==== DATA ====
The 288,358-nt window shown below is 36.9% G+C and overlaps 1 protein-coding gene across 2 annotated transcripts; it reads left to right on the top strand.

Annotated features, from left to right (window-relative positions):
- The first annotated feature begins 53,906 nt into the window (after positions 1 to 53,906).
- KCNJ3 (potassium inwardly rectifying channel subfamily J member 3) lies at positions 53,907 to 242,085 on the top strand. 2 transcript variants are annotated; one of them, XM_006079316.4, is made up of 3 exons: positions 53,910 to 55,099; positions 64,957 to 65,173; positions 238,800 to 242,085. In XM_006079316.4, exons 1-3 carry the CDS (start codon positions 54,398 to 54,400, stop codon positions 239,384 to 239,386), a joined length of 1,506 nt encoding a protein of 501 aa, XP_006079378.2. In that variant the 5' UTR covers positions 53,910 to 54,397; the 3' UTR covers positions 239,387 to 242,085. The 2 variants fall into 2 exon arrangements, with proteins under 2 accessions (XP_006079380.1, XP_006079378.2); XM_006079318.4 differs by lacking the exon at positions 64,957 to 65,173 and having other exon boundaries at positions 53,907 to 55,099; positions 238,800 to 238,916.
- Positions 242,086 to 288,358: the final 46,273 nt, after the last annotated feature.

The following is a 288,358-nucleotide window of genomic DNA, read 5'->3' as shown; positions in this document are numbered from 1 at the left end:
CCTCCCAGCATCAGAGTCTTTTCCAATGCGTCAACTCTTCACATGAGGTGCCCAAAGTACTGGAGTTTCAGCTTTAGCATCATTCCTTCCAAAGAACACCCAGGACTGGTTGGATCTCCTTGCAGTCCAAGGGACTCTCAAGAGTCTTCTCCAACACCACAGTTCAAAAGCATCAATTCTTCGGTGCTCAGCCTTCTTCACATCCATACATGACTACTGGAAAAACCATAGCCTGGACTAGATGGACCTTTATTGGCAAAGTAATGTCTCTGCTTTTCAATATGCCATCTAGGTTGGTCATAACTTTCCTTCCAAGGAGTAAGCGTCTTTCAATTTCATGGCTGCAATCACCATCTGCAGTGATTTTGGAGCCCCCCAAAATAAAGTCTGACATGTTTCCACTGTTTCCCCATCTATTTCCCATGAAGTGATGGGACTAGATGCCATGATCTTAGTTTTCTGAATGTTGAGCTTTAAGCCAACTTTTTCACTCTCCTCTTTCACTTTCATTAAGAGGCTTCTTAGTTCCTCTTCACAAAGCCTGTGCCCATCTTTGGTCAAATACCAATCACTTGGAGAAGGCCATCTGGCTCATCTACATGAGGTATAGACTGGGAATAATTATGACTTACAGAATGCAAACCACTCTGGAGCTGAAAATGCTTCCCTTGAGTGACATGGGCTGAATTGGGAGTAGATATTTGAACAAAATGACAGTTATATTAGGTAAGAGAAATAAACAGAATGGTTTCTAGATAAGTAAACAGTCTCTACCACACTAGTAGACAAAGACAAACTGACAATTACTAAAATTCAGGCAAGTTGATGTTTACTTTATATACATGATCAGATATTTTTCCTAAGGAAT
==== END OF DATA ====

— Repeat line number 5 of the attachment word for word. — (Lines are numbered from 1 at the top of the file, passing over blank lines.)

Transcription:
- Positions 242,086 to 288,358: the final 46,273 nt, after the last annotated feature.